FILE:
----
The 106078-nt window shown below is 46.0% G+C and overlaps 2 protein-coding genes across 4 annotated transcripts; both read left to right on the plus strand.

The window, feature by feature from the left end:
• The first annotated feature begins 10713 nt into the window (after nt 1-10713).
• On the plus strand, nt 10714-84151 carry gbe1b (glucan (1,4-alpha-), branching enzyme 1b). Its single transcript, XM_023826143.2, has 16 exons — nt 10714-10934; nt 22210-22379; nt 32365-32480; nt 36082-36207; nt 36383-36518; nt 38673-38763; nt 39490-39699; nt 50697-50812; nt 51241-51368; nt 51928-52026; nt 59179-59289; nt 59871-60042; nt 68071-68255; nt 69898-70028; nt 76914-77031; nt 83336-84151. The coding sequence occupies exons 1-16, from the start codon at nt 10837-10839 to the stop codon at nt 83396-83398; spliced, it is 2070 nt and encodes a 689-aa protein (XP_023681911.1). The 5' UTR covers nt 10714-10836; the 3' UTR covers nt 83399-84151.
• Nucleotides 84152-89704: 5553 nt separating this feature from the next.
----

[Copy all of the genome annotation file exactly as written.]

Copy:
The 106078-nt window shown below is 46.0% G+C and overlaps 2 protein-coding genes across 4 annotated transcripts; both read left to right on the plus strand.

The window, feature by feature from the left end:
• The first annotated feature begins 10713 nt into the window (after nt 1-10713).
• On the plus strand, nt 10714-84151 carry gbe1b (glucan (1,4-alpha-), branching enzyme 1b). Its single transcript, XM_023826143.2, has 16 exons — nt 10714-10934; nt 22210-22379; nt 32365-32480; nt 36082-36207; nt 36383-36518; nt 38673-38763; nt 39490-39699; nt 50697-50812; nt 51241-51368; nt 51928-52026; nt 59179-59289; nt 59871-60042; nt 68071-68255; nt 69898-70028; nt 76914-77031; nt 83336-84151. The coding sequence occupies exons 1-16, from the start codon at nt 10837-10839 to the stop codon at nt 83396-83398; spliced, it is 2070 nt and encodes a 689-aa protein (XP_023681911.1). The 5' UTR covers nt 10714-10836; the 3' UTR covers nt 83399-84151.
• Nucleotides 84152-89704: 5553 nt separating this feature from the next.